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in this wreckage. the nose cone, a section of fuselage. investigators have started their slow and painstaking task of examining this crash site. luggage and clothing was pulled out of the wreckage and piled together. the search area itself widened at a. debris of airbus is found over eight square miles of the desert. body of one young girl found eight miles from the site. conclusion that the plane broke up in mid air. yesterday, islamic state militants claimed they brought down the plane. that was quickly dismissed by egyptian officials. the plane's two black boxes of, only the investigation would take a long time.
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>>translator: it's very important that this matter be left alone and that discussions and the reasons behind it should not take place. because this takes a very long time. these are conflicted matters that require very advanced techniques and broad investigations, that could take months. >>reporter: in russia there's a parallel investigation, airbus a-321 planes are being grounded and checked. yet the airline insists proper checks were carried out. international airlines have announced they will stop flying over the sinai peninsula, russia says it will are consider all possibilities causing the crash. a shrine has been set up at st. petersburg airport where the flight was destined. images have emerged of some of the passengers of 528.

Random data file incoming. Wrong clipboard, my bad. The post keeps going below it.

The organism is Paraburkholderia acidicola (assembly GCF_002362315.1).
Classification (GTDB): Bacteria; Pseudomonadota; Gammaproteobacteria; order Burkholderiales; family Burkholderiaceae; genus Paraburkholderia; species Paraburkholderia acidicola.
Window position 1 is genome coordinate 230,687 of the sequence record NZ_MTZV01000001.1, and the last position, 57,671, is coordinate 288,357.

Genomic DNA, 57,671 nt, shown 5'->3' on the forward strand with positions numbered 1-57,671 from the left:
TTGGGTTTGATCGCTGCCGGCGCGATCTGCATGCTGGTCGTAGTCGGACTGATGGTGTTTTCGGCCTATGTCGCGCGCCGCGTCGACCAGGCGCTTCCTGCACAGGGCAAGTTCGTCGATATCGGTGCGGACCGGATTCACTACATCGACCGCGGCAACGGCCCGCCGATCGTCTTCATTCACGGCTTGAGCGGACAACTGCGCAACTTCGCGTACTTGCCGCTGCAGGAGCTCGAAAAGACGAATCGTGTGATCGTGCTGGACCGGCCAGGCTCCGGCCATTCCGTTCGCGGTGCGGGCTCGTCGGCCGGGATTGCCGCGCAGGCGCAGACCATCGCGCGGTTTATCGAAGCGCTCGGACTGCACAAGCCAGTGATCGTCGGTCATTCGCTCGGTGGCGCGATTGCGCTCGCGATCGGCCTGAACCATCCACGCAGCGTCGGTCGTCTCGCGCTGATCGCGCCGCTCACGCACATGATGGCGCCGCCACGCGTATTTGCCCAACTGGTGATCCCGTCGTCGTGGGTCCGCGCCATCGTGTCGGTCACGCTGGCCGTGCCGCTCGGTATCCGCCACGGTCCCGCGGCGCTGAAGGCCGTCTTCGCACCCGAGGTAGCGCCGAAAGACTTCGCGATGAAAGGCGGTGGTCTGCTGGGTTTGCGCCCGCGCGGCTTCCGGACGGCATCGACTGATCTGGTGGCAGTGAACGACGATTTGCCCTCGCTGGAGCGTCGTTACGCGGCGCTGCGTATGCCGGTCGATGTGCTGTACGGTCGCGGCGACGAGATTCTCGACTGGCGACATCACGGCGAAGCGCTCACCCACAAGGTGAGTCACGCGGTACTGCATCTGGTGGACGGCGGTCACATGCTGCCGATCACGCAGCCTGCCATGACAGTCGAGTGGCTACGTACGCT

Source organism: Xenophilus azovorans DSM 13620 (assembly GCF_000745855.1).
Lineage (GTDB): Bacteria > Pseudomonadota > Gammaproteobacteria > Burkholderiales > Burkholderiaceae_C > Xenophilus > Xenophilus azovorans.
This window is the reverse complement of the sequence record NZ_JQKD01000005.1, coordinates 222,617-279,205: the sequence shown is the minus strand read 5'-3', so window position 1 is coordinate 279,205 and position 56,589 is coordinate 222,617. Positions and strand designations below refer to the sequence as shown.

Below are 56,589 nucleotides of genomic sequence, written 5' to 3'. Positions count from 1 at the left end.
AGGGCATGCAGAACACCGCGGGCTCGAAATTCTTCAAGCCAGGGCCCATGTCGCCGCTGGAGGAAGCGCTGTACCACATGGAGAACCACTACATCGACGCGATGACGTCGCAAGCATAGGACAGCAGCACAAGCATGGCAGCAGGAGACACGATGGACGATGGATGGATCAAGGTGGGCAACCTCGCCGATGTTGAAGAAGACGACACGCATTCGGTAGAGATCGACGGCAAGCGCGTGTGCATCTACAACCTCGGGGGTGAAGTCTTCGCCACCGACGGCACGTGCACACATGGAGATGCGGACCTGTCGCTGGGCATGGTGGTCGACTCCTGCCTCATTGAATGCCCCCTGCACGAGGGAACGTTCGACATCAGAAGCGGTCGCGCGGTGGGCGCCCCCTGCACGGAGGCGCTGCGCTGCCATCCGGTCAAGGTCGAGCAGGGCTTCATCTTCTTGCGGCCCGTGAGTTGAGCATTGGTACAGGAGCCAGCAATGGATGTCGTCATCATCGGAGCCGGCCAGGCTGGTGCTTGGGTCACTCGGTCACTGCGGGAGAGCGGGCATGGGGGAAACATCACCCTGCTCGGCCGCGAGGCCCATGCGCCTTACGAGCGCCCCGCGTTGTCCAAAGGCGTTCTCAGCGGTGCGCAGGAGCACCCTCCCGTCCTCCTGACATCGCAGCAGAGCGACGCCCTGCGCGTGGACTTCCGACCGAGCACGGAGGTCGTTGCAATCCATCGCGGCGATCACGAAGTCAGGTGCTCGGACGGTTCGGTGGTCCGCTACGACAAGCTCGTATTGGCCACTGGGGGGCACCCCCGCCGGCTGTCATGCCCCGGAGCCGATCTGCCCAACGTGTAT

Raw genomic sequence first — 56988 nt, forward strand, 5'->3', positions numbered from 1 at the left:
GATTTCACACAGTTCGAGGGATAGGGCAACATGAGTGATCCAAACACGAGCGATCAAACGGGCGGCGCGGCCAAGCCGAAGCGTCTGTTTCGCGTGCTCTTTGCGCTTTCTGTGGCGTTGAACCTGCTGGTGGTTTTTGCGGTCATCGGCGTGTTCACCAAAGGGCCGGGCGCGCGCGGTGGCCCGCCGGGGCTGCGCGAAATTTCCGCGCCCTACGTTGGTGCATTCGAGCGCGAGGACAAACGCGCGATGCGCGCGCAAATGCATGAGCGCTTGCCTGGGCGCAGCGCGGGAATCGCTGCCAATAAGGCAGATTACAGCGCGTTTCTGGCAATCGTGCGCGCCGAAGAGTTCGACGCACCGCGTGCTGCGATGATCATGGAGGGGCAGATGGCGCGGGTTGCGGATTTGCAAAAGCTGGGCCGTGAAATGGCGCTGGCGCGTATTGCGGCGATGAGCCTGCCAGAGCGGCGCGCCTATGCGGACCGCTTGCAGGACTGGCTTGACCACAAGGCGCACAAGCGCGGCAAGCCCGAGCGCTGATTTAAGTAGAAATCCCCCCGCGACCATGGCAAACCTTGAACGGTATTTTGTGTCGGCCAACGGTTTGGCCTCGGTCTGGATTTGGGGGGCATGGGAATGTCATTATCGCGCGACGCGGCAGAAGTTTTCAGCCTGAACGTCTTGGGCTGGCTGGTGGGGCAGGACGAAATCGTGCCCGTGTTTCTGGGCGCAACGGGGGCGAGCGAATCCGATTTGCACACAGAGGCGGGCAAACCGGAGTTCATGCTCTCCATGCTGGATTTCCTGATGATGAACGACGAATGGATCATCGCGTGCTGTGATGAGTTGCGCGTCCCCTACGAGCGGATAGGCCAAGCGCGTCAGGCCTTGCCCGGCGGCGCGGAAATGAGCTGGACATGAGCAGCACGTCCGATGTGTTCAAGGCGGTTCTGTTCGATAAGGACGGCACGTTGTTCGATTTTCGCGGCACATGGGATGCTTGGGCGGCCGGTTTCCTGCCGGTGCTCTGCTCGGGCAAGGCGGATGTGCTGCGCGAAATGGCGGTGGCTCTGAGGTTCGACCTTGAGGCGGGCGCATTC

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one passenger, youngest victim, 15-year-old dorina is photographed in the terminal before takeoff. in sharm el sheikh and in aspergerst.petersburg, there wes ceremonies, hundreds turned out for a vigil. without any more information on the cause of this crash, the families in russia are waiting for the bodies of their loved ones to be brought home. fp >> sreenivasan: turkey's ruling party appears to have regained control of parliament. in national elections today, the justice and development party, known as a.k.p., won slightly less than 50% of the vote, thought to be enough either to win a majority of seats or to control a governing coalition. the results are a boost for turkish president tayyip erdogan, although he was not on the ballot. his party had lost its parliamentary majority in june.